The LLVM Project relies on two features of its process to maintain rapid development in addition to the high quality of its source base: the combination of code review plus post-commit review for trusted maintainers. Having both is a great way for the project to take advantage of the fact that most people do the right thing most of the time, and only commit patches without pre-commit review when they are confident they are right.
The trick to this is that the project has to guarantee that all patches that are committed are reviewed after they go in: you don’t want everyone to assume someone else will review it, allowing the patch to go unreviewed. To solve this problem, we have a notion of an ‘owner’ for a piece of the code. The sole responsibility of a code owner is to ensure that a commit to their area of the code is appropriately reviewed, either by themself or by someone else. The list of current code owners can be found in the file CODE_OWNERS.TXT in the root of the LLVM source tree.
Note that code ownership is completely different than reviewers: anyone can review a piece of code, and we welcome code review from anyone who is interested. Code owners are the “last line of defense” to guarantee that all patches that are committed are actually reviewed.
Being a code owner is a somewhat unglamorous position, but it is incredibly important for the ongoing success of the project. Because people get busy, interests change, and unexpected things happen, code ownership is purely opt-in, and anyone can choose to resign their “title” at any time. For now, we do not have an official policy on how one gets elected to be a code owner.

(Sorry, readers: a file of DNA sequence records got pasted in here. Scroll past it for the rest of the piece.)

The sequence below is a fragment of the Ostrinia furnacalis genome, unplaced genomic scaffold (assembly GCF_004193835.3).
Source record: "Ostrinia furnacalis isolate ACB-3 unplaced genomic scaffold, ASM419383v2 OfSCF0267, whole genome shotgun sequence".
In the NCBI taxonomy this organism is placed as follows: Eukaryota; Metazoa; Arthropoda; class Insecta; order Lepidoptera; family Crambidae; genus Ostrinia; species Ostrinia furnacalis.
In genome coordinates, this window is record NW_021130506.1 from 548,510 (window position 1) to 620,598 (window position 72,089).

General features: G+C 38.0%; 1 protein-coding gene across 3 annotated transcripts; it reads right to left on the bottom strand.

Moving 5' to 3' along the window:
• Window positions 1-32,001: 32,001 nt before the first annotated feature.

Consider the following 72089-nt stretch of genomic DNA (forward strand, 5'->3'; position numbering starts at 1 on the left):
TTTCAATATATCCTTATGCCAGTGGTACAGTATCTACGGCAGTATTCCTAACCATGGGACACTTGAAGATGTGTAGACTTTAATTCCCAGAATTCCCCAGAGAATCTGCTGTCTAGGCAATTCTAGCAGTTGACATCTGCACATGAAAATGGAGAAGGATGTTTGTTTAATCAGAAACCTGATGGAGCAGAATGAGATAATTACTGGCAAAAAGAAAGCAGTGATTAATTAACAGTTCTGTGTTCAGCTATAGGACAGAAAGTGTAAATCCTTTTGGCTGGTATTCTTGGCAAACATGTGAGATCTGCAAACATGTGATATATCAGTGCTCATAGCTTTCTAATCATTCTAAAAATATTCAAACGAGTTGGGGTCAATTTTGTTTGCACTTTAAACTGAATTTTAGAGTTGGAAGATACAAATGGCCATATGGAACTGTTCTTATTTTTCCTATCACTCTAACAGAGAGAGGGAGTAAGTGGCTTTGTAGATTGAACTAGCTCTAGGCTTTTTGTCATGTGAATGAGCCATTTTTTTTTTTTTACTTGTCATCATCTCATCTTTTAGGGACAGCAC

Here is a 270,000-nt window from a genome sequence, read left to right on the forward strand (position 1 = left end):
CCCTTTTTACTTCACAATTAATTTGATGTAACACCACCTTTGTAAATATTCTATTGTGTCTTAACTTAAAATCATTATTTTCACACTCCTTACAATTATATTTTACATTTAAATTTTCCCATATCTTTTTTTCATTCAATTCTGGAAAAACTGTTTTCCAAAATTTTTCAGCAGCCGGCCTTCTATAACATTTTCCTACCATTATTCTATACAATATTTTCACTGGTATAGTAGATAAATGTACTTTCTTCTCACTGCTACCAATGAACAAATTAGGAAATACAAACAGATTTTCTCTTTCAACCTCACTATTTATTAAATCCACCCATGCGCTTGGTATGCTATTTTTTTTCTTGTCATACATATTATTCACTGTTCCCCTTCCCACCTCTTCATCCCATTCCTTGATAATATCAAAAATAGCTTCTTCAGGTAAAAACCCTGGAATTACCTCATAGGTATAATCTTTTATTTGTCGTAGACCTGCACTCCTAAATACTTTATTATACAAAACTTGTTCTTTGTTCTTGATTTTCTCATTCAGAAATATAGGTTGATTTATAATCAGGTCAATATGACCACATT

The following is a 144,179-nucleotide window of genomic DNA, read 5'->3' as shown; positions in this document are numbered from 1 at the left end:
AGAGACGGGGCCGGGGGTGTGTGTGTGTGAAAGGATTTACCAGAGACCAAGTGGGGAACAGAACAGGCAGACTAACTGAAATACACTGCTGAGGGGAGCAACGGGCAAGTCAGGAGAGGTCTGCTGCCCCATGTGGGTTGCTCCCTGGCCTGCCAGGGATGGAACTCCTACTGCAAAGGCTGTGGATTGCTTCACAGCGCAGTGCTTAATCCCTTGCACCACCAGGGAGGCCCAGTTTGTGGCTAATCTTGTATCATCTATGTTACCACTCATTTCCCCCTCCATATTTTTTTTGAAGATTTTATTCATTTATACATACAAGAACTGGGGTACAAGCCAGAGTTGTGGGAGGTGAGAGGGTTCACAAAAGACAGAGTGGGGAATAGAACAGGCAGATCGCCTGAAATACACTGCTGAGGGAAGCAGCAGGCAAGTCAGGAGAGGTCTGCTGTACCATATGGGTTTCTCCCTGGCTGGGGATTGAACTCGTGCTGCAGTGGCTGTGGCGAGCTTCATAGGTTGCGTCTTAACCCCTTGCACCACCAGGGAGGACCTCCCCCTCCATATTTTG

Developers are required to create test cases for any bugs fixed and any new features added. Some tips for getting your testcase approved:
Note that llvm/test and clang/test are designed for regression and small feature tests only. More extensive test cases (e.g., entire applications, benchmarks, etc) should be added to the llvm-test test suite. The llvm-test suite is for coverage (correctness, performance, etc) testing, not feature or regression testing.
The minimum quality standards that any change must satisfy before being committed to the main development branch are:
Additionally, the committer is responsible for addressing any problems found in the future that the change is responsible for. For example:
We prefer for this to be handled before submission but understand that it isn’t possible to test all of this for every submission. Our build bots and nightly testing infrastructure normally finds these problems. A good rule of thumb is to check the nightly testers for regressions the day after your change. Build bots will directly email you if a group of commits that included yours caused a failure. You are expected to check the build bot messages to see if they are your fault and, if so, fix the breakage.
Commits that violate these quality standards (e.g. are very broken) may be reverted. This is necessary when the change blocks other developers from making progress. The developer is welcome to re-commit the change after the problem has been fixed.
We grant commit access to contributors with a track record of submitting high quality patches. If you would like commit access, please send an email to Chris with the following information: